“Not that I can tell. I found a Maggie Stillwater who lives here. I got her address. She’s a mage, she says, does fortune telling sometimes, but she doesn’t have a shop or anything, just a page with an address. If she’s for real, maybe she can make wands too.”
Jake started another game of Wii bowling. Griff didn’t want to play, as it wasn’t much fun and his wrist was hurting from flicking it. His little Wiiple jumped around with excitement at the prospect of bowling yet another game.
Griff thought about just going home, but he didn’t want to. He’d hoped he could have gone by now, but the money just wasn’t there. He might have to see if he could stay on for a little while longer, unless he could find a cheap place in the next couple of weeks.
Either that or face the horrifying prospect of moving back in with his parents again. Mom would be openly angling for that if she knew how dire his financial situation was. Dad, who knew exactly what his financial situation was, seeing as how he’s the one who signed the paychecks, smugly asked how his job hunt was going. Griff got so mad at that he rode off on his motorcycle without saying a word. Mom had already left a voice mail telling him he needed to apologize for hurting Dad’s feelings by storming off like that.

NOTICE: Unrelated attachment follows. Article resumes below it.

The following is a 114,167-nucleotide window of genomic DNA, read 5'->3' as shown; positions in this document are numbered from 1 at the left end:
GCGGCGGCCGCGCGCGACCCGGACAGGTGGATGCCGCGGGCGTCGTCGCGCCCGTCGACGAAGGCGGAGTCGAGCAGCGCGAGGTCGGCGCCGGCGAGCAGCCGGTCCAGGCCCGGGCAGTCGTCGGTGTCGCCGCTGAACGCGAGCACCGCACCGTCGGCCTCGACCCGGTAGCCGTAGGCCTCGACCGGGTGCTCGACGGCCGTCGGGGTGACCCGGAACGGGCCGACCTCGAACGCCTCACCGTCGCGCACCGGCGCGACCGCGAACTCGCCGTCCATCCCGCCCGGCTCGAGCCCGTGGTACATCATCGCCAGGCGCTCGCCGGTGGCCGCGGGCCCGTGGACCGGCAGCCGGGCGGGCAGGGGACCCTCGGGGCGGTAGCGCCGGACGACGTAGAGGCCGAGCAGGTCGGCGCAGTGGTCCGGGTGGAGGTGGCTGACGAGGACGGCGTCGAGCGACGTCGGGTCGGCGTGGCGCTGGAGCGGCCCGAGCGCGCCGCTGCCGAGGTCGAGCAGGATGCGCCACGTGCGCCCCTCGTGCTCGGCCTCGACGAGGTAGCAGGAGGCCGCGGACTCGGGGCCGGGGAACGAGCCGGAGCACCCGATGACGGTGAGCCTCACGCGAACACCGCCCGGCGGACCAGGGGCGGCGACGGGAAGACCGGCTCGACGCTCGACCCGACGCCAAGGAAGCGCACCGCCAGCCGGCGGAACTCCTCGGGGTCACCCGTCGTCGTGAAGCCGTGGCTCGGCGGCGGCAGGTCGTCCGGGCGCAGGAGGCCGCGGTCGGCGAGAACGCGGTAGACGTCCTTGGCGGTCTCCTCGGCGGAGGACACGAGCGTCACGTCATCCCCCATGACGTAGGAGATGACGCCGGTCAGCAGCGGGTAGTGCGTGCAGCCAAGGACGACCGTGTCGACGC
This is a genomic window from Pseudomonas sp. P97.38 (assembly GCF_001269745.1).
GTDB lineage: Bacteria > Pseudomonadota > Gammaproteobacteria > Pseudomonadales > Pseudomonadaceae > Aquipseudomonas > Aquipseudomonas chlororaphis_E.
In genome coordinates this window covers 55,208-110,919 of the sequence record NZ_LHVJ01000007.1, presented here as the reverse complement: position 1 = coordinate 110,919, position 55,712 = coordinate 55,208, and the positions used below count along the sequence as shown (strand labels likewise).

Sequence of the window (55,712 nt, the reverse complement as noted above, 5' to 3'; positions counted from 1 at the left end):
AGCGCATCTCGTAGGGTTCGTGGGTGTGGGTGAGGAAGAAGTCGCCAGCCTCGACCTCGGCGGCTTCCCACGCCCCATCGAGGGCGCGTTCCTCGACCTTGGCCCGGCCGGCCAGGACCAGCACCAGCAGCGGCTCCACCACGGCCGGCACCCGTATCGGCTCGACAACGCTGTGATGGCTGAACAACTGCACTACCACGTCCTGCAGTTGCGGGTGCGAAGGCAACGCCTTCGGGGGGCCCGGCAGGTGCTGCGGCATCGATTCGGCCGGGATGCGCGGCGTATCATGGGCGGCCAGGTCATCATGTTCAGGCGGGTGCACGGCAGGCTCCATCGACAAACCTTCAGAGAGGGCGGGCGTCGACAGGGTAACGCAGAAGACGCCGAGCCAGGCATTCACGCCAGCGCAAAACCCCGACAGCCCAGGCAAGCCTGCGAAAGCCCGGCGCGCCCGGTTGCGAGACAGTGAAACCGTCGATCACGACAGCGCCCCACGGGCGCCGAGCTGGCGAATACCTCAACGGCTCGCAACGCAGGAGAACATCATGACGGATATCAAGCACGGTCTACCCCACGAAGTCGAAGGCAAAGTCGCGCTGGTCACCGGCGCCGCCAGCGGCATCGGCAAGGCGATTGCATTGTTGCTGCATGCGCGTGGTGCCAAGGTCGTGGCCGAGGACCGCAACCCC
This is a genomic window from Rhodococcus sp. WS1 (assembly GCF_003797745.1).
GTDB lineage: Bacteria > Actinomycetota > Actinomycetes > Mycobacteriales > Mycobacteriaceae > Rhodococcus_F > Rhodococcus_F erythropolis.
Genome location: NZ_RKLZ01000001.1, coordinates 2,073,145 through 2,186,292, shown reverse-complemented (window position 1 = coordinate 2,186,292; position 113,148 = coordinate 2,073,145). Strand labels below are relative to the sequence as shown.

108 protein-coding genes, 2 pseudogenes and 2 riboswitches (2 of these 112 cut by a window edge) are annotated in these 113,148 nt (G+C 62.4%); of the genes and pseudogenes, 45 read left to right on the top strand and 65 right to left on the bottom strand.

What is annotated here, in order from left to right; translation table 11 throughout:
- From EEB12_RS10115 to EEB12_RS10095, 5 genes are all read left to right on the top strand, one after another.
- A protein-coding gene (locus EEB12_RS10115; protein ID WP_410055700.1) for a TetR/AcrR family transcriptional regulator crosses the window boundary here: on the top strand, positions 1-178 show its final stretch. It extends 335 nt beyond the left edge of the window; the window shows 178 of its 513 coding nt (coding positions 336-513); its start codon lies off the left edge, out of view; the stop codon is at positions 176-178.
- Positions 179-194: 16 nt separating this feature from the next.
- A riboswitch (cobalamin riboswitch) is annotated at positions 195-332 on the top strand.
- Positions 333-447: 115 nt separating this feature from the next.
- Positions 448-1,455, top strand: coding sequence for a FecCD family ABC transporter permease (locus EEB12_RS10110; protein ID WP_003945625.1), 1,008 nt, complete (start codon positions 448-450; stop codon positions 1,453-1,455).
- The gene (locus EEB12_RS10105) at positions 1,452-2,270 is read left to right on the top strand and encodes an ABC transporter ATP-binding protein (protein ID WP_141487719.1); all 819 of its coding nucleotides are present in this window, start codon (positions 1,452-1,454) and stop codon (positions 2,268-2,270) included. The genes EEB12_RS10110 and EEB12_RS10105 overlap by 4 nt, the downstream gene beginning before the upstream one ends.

He wished, not for the first time, that Eddie were still alive so that he had a heat shield against this kind of crap. Eddie had died so long ago that he couldn’t really visualize what kind of a guy he’d be now, but in his fantasies, Eddie would mediate, run interference so that Griff could live his own life and Eddie could be the perfect son that Dad wanted but hadn’t gotten. Or maybe he would just tell Griff what he needed to hear: that he wasn’t going to get his problems solved by playing games.
Chris knocked on the door twice and walked in without waiting for Jake to answer it. “Hey Jake, Griff. What you playing? Wait, do I even need to ask?”
“Dude’s obsessed,” Griff said, handing Chris the controller. “You’re up.”
“You leaving?” Jake asked, not turning from the screen. He leaned so far to the left that Griff thought he might fall over. “You just got here.”
“Got some stuff to do.”
“Wii bowling?” Chris asked. “Didn’t you just get the new Call of Duty expansion?
“We’re only in the third frame,” Jake said. “You can take over Griff’s spot.”
Chris took the seat Griff had left. They both waved goodbye, then leaned in tandem to the left as another bowling ball missed its mark.
Griff rode his motorcycle to the tiny trailer park behind the auto parts shop where Maggie Stillwater lived. He’d originally gone to Maggie Stillwater’s trailer looking for Susan, on account of Fallon asking for Susan specifically, but if mage-craft ran in families, maybe Maggie was a mage too. He’d ask her if she could make wands, and if she couldn’t, he’d see if he could convince her to find Alex without cash exchanging hands. Maybe she needed some shelves hung or a roof patched. He was pretty sure he couldn’t afford to pay her—mages who did it for a living must charge huge fees to work spells—but even mages needed a handyman now and again. He could hire a private investigator too, but he imagined that they’d charge a lot of money as well, and they’d probably do a credit check and find out he didn’t have any.